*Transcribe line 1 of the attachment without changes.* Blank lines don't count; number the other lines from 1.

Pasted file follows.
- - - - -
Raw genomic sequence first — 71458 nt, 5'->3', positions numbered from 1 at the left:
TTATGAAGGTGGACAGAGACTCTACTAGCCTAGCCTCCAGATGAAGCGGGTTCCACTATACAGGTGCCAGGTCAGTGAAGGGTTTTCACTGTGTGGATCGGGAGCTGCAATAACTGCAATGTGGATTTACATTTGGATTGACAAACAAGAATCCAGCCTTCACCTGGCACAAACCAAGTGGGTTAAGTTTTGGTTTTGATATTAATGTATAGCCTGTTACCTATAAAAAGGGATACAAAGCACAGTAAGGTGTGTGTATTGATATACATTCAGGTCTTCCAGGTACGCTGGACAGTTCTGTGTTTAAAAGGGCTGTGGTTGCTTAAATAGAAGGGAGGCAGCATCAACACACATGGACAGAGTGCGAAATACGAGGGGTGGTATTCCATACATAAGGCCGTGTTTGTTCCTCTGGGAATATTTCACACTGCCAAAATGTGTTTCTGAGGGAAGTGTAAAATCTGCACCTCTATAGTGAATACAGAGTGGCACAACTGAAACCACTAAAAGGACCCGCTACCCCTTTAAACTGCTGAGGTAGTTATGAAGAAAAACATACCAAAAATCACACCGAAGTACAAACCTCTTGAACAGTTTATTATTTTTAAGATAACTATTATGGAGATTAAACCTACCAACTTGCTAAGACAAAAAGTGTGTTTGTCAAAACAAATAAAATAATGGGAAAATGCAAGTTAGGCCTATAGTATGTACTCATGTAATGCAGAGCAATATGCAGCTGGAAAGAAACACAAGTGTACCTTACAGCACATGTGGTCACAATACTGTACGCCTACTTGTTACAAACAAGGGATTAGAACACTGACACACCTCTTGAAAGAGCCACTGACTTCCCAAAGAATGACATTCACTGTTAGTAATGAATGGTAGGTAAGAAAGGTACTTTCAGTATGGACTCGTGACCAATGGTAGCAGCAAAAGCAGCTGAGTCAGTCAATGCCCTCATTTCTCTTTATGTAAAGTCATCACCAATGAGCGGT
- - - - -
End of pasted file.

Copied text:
Raw genomic sequence first — 71458 nt, 5'->3', positions numbered from 1 at the left: